Top 5 Common Crypto Scams to Be Aware of Before Investing in Any Digital Currency
Digital assets and cryptocurrency investments are currently the biggest threats for investors in 2022. According to the report, fraud promissory notes, social media scams, and individual retirement account frauds are reported as the top threats to the soundness of investor portfolios. Yet another report revealed that 2021 witnessed a record $14 billion in cryptocurrency being lost to scammers.
Thanks to the growth in scams and theft, crypto-related crimes inflated 79% in 2021 from the year before. The boost in scams and theft is blamed on the popularity of DeFi. It’s being said that the same decentralization that makes DeFi dynamic and presents exciting opportunities to investors also makes it more prone to theft and scams.
Fortunately, there are ways to prevent yourself from crypto scams, like signing up on a reliable cryptocurrency exchange. OKX is a reputed crypto exchange featured in the top 5 of the 100 largest crypto exchanges by the 24-hour volume list of Statista. By choosing the right crypto exchange with stringent security protocols in place, investors can reduce the chances of getting scammed to a large extent.
However, it always pays to know what kind of scams exist, so you are better equipped to spot the signs of a scam and avoid it. Here are the most common crypto scams that every investor should know before buying cryptocurrency.
Pump and Dump schemes are the most common form of a cryptocurrency scam, which means exactly what it sounds like. A pump-and-dump scheme is an individual or group effort to drive the price of an asset high so that they can sell or dump their holding for a profit.
The scheme starts with a pump, which usually means to attempt to inflate the price of an asset. Scammers try to do this by convincing people to buy in by spreading false information about obscure coins on social media and the internet. These online posts often imply that a particular asset is about to surge and investors should buy and hold.
As the momentum around the asset starts to gain pace, investors cash in and drive the price up. That is when the scammers cash out on their holdings and make a quick fortune. Spotting a pump-and-dump scam is very easy and boils down to the credibility of the original poster.
If you come across such posts claiming that an unknown asset is about to blow up, check the profile of the person who posted about it. Next to none posting history and a track record of baseless pumping is a dead giveaway.
Another straightforward but effective scam is market manipulation. It involves artificially influencing or interfering with the price of digital currency. It is done to manipulate the market in the scammer’s favor and make quick returns. It’s a broad concept encompassing several illicit trading activities.
Some of these activities include spoofing buy or sell orders to drive prices higher, front running where scammers use inside knowledge to make trades, and churning that involves excessive trading to earn additional commission. Considering that cryptocurrency is still relatively new and unregulated, it’s more prone to market manipulation.
One of the best ways to avoid market manipulation scams is to HODL, which means buying and holding cryptocurrency. Since market manipulation tactics affect only short-term trading, it’s best to adopt a long-term outlook.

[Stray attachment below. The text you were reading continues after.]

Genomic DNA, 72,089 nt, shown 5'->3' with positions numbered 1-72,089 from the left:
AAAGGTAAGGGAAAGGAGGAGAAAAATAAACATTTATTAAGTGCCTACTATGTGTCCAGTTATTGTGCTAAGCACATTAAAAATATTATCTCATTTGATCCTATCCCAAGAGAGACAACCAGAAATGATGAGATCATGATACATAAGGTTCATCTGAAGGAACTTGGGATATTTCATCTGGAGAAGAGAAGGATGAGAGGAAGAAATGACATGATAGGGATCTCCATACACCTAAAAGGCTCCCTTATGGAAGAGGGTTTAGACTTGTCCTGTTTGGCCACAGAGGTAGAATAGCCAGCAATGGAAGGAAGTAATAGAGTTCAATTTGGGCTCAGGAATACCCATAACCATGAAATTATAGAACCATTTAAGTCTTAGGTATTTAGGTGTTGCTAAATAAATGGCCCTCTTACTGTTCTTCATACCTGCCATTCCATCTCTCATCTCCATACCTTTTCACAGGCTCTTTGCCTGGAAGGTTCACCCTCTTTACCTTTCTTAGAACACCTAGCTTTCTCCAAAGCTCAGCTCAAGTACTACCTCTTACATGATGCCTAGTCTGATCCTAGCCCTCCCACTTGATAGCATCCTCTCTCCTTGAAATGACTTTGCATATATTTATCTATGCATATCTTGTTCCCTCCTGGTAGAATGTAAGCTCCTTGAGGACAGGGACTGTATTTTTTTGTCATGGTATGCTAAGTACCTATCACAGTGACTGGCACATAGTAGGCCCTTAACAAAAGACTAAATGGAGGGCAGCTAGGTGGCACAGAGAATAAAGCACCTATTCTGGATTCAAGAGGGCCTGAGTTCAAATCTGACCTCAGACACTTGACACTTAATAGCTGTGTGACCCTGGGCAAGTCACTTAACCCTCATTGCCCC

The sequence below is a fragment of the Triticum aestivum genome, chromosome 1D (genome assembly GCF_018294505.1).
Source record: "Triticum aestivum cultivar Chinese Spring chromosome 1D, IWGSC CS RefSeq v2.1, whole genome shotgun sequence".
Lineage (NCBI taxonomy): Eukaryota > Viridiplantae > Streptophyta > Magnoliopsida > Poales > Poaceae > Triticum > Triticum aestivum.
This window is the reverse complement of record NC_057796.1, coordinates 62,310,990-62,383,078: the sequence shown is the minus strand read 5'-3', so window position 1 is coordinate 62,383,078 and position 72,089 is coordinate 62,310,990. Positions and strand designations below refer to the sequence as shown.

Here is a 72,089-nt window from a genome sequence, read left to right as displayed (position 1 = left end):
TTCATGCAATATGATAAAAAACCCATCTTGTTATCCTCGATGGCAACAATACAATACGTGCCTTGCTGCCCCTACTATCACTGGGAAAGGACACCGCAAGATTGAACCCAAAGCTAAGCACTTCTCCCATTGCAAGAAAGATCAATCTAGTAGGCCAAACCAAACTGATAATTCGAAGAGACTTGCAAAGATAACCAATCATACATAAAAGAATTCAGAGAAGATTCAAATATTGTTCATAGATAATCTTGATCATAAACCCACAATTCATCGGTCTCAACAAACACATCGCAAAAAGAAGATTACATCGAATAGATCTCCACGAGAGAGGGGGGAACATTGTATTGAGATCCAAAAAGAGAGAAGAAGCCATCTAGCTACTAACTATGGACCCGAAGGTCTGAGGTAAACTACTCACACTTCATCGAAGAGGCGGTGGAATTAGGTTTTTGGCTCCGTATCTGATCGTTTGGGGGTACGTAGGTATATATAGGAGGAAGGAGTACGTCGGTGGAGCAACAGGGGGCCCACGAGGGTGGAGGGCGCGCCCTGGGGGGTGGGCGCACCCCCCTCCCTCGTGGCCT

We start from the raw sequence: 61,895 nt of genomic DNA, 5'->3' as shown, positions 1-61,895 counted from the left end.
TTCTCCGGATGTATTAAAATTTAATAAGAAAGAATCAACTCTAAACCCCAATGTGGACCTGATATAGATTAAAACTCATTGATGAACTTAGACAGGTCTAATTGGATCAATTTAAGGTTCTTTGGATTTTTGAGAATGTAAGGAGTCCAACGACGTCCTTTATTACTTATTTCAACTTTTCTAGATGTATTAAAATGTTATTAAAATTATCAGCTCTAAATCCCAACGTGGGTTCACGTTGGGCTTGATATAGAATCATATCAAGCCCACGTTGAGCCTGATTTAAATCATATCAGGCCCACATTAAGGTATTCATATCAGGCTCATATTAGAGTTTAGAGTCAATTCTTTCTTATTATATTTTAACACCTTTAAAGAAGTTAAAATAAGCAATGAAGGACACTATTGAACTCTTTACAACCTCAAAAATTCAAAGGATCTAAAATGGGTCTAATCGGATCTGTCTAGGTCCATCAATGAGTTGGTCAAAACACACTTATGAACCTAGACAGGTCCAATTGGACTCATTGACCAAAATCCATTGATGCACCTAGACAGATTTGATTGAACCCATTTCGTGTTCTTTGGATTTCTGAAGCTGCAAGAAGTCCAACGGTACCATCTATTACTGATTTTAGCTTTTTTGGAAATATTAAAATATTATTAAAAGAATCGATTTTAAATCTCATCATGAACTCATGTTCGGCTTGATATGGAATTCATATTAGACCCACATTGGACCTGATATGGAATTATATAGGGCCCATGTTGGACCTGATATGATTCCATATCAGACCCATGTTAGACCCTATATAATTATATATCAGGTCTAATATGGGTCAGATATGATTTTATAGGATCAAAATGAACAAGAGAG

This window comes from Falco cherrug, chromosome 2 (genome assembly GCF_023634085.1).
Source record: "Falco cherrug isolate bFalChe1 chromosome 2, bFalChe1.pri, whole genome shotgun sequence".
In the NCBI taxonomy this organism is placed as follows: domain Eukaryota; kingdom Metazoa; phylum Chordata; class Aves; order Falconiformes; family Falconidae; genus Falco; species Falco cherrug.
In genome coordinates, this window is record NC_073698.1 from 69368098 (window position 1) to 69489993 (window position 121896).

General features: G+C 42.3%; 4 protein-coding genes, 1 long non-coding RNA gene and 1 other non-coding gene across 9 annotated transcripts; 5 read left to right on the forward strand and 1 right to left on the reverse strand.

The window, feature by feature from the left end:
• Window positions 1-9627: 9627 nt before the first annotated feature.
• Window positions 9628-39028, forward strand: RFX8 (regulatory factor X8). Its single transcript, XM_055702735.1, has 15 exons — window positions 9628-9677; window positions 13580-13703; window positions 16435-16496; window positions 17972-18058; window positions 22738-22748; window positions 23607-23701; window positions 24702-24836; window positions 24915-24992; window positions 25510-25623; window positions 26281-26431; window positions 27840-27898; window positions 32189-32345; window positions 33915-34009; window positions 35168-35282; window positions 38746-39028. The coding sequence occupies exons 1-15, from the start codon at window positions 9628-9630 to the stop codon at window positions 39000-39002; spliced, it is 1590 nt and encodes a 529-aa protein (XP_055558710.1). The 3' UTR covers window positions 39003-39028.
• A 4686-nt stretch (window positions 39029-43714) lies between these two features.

Hacking and Crypto Theft
Cryptocurrency might be based on Blockchain technology, which is regarded as the most secure, but it’s still susceptible to conventional scams like hacking and theft. You might already know that digital currencies are stored in a crypto wallet, which can be digital or a physical device. These wallets have access keys, both public and private. The former can be used to deposit, and the latter is the investor’s password to the stored digital asset.
These work much like traditional online banking, and just like you wouldn’t share your banking credentials with a stranger, the private keys to a crypto wallet should be kept safe as well. Scammers are often after the private keys through phishing emails, scam calls, and other such ways. Always remember that no credible exchange or financial institution will ask for credentials.
A rug pull is a classic scam involving raising funds for a project and then running away with the money. Usually, scammers list a new token on the decentralized exchange and pair it with a legitimate cryptocurrency to make it sound legit and boost interest. Once they have raised enough money from investors, the developers scratch the project and vanish.
These scams target new investors who feel that they are getting early-bird access to up-and-coming cryptocurrencies. However, in reality, they are scammed out of their hard-earned money. It’s always advised to do due diligence when considering new cryptos and practice caution.
ICO or Initial Coin Offering is to crypto what IPO or Initial Public Offering is to stock. It’s through an ICO that developers raise money for development. Investors get newly minted coins from the developers in exchange for the money pledged.
However, there’s one difference between ICO and IPO. The latter is often listed by well-established businesses, while anyone can list the former. The ICO could either be from legit up-and-coming crypto or a fledgling startup with no trading history. Just like rug pull, ICO scams collect the initial fund money before scratching the project. The best way to spot an ICO scam is to check if the company is offering a whitepaper; if not, it’s probably a scam.
You’re now armed with the knowledge of the most common crypto scams and can take proactive measures to reduce risks. The proactive measures include using reputable crypto exchanges and doing due diligence before making any investment.